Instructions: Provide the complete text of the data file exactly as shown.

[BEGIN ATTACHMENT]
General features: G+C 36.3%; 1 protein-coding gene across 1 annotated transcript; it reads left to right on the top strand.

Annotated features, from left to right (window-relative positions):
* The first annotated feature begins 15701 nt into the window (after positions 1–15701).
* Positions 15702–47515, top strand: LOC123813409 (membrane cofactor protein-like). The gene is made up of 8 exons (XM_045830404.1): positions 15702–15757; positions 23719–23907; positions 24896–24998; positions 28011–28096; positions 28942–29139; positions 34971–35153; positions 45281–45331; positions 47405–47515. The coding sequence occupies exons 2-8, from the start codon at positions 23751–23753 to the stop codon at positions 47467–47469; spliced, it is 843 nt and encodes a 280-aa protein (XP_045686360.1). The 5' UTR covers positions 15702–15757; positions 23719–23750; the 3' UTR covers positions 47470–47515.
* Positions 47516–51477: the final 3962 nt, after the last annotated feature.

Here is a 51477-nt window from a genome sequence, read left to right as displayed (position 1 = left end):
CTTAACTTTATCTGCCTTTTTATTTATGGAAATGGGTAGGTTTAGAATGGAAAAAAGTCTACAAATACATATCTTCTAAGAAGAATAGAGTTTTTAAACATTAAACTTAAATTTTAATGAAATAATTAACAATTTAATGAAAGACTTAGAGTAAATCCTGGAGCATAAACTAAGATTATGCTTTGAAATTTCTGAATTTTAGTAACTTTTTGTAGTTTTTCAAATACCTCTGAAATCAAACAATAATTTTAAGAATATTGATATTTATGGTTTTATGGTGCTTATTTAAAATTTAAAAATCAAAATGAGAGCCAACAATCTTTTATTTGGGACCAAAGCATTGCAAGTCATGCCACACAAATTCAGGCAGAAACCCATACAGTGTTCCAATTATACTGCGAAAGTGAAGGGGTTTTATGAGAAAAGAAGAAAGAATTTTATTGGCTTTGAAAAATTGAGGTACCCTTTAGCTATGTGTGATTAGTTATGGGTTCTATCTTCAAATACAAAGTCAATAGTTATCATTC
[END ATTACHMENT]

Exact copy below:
General features: G+C 36.3%; 1 protein-coding gene across 1 annotated transcript; it reads left to right on the top strand.

Annotated features, from left to right (window-relative positions):
* The first annotated feature begins 15701 nt into the window (after positions 1–15701).
* Positions 15702–47515, top strand: LOC123813409 (membrane cofactor protein-like). The gene is made up of 8 exons (XM_045830404.1): positions 15702–15757; positions 23719–23907; positions 24896–24998; positions 28011–28096; positions 28942–29139; positions 34971–35153; positions 45281–45331; positions 47405–47515. The coding sequence occupies exons 2-8, from the start codon at positions 23751–23753 to the stop codon at positions 47467–47469; spliced, it is 843 nt and encodes a 280-aa protein (XP_045686360.1). The 5' UTR covers positions 15702–15757; positions 23719–23750; the 3' UTR covers positions 47470–47515.
* Positions 47516–51477: the final 3962 nt, after the last annotated feature.

Here is a 51477-nt window from a genome sequence, read left to right as displayed (position 1 = left end):
CTTAACTTTATCTGCCTTTTTATTTATGGAAATGGGTAGGTTTAGAATGGAAAAAAGTCTACAAATACATATCTTCTAAGAAGAATAGAGTTTTTAAACATTAAACTTAAATTTTAATGAAATAATTAACAATTTAATGAAAGACTTAGAGTAAATCCTGGAGCATAAACTAAGATTATGCTTTGAAATTTCTGAATTTTAGTAACTTTTTGTAGTTTTTCAAATACCTCTGAAATCAAACAATAATTTTAAGAATATTGATATTTATGGTTTTATGGTGCTTATTTAAAATTTAAAAATCAAAATGAGAGCCAACAATCTTTTATTTGGGACCAAAGCATTGCAAGTCATGCCACACAAATTCAGGCAGAAACCCATACAGTGTTCCAATTATACTGCGAAAGTGAAGGGGTTTTATGAGAAAAGAAGAAAGAATTTTATTGGCTTTGAAAAATTGAGGTACCCTTTAGCTATGTGTGATTAGTTATGGGTTCTATCTTCAAATACAAAGTCAATAGTTATCATTC